And what about all those posts, blogs, and articles that we share on FB? Can I investigate more thoroughly before I click share? Here are just a couple of things worth considering when investigating the sources of what we post:
What is the actual address of that website? The legitimacy of a shared posting or shared quiz, such as that game, coupon, or other marketed post you want to share with your FB friends, will almost surely show on the actual domain name of the website that you have clicked to from the shared post, quiz, or blog article. To find that out, click on the address bar in your browser (i.e., box at the top of that webpage) of any website to look at the full domain name on the URL (i.e., entire http//:www.address); if that web address looks fishy (i.e., it doesn’t sound like the kind of address that matches that company’s real website or the address doesn’t look like it matches any legitimate-looking company), the website might not really be sponsored by the company you think that you are clicking to, but actually something about it might be false. If the article or blog post says it is from some or another news source, like the New York Times, then if the website or Facebook page is a little off from that, say, “Newyourk Times” or some such, pay attention to that and be warned.
A caveat to that point is that sometimes the web address of a company doesn’t necessarily look like a match to a site. This might happen for several reasons, since sites are hosted in lots of various ways, including those free hosting sites that want to include some of their business’ name in the web address; also, some hosting companies or some parent companies of businesses have domain names that rule over the whole organization. For example, a daughter company or a company that merged or was bought out might have a website name that reflects the larger corporate entity of which the site you want is only a small part. Also URLs/web addresses have always been dispensed on a first-come, first-serve basis to whoever pays for the name, even if they have nothing to do with the actual company; in this case, some individual was able to get a jump on a name and then sort of hold it for ransom to the highest bidder, so sometimes the name someone wants is simply already owned. However, most large companies, like Target or Coke, pay for the URL or website name that they want and own the legitimate web addresses to match pretty well with their name. In most cases, whatever entity is trying to drive you to its website, should have a website or domain name that makes sense to you. In other words, what you think is a “funny” or not matching web address, might not really be funny at all; therefore, matching the name to the site is a yellow light for skepticism, but not a full stop sign.
A bigger flashing light to raise our skepticism about the originator of a shared article or posting: after following back on a shared post, worry if you find that the website that shared it doesn’t contain any findable identifying information that indicates the identity of the site or the articles’ publishers or authors. If a website hasn’t posted any information about who they are, such as is found on an “About page,” a “Contact us” page, or an “Archive” or “History” page, then be skeptical about whatever they are publishing or sharing. Everything published should be verifiable and subject to reasonable push-back, whether the information sets the date for the original publication, research study, or the names and qualification of the author or researcher. “Who said that? Why should I believe them? What are their credentials?” are essential questions that always need answers. If no answers to these questions can be determined from the site, don’t bother sharing items from that site. Some sites welcome feedback and host discussion forums about the topics addressed. Reading through this feedback can enrich the experience on the website, but of course often, there is a lot of garbage found on such discussions. When you are sharing articles, don’t forget that you are also sharing the discussion boards, the ads, the other links that are on that website, so anything you share, will also share whatever links to that link. These links are a chain; we are talking about the metaphor of a “web,” after all. You could unknowingly be linking your family and friends to a chain of inaccurate or unsupported information .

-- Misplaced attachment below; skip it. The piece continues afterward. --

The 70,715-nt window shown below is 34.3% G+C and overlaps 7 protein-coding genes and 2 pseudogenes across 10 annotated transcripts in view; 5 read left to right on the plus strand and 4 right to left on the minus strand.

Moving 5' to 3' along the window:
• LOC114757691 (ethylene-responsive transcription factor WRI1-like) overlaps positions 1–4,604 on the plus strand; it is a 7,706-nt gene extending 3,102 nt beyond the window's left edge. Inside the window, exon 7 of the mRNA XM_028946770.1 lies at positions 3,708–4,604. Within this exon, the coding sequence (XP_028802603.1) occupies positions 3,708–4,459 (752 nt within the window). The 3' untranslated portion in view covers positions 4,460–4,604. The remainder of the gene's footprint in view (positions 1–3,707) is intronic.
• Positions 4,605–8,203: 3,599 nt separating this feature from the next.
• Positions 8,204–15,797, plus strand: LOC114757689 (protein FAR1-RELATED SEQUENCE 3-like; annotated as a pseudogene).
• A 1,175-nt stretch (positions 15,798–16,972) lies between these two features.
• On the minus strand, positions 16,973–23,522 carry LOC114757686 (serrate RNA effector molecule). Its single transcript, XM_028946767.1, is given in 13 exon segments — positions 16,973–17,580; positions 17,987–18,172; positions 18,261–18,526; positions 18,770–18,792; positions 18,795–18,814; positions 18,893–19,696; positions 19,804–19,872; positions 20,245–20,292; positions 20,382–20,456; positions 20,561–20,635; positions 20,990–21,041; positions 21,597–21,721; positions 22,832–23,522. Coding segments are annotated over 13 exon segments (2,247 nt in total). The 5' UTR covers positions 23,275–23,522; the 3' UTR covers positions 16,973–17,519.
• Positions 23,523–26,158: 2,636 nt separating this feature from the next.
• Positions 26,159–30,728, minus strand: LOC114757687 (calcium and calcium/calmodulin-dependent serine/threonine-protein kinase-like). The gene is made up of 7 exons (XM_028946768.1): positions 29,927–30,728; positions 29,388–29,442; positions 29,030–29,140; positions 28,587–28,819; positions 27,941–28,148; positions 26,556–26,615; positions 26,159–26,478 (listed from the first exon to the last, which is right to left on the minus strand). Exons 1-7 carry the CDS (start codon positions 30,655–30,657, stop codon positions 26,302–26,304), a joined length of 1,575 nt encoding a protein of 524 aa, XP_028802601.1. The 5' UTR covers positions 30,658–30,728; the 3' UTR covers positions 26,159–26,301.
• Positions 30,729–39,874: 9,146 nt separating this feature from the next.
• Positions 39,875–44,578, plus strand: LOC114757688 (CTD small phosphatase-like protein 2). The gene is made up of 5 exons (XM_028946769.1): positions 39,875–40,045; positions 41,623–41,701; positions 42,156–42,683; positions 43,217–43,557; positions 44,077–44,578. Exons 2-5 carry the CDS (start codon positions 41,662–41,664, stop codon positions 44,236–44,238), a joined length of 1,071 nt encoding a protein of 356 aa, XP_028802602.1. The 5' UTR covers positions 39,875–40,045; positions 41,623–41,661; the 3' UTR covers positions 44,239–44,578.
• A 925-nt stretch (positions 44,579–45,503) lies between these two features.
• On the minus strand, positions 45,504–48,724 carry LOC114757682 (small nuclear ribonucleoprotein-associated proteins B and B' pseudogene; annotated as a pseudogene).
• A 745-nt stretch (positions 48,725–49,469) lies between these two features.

Also, if the originating dates of the blogs, postings, or articles you find on these sites are older than a year or two, or if the articles don’t have any supporting evidence, such as the citations for the references to their claims, then I would not share anything from that website (or believe anything that they say, actually). Frequently, I have seen someone share an “article” on FB, that when “clicked,” shows a website or a blog that paraphrases or quotes another blog or website, that when clicked, leads to a seemingly endless chain of websites/blogs/links that have quoted from that same article, but none of them have ever attributed the work to an author or a date or an original published source for the material. If you do happen to follow all of this and find the beginning link in the chain, often you will find yourself several years—if not decades—into old material with a questionable validity to begin with and one that has clearly become outdated. Sadly, the lie, the debunked, and the misinformed have an “eternal” life online, because the unsubstantiated, the inaccurate, and the outdated are linked and shared unendingly.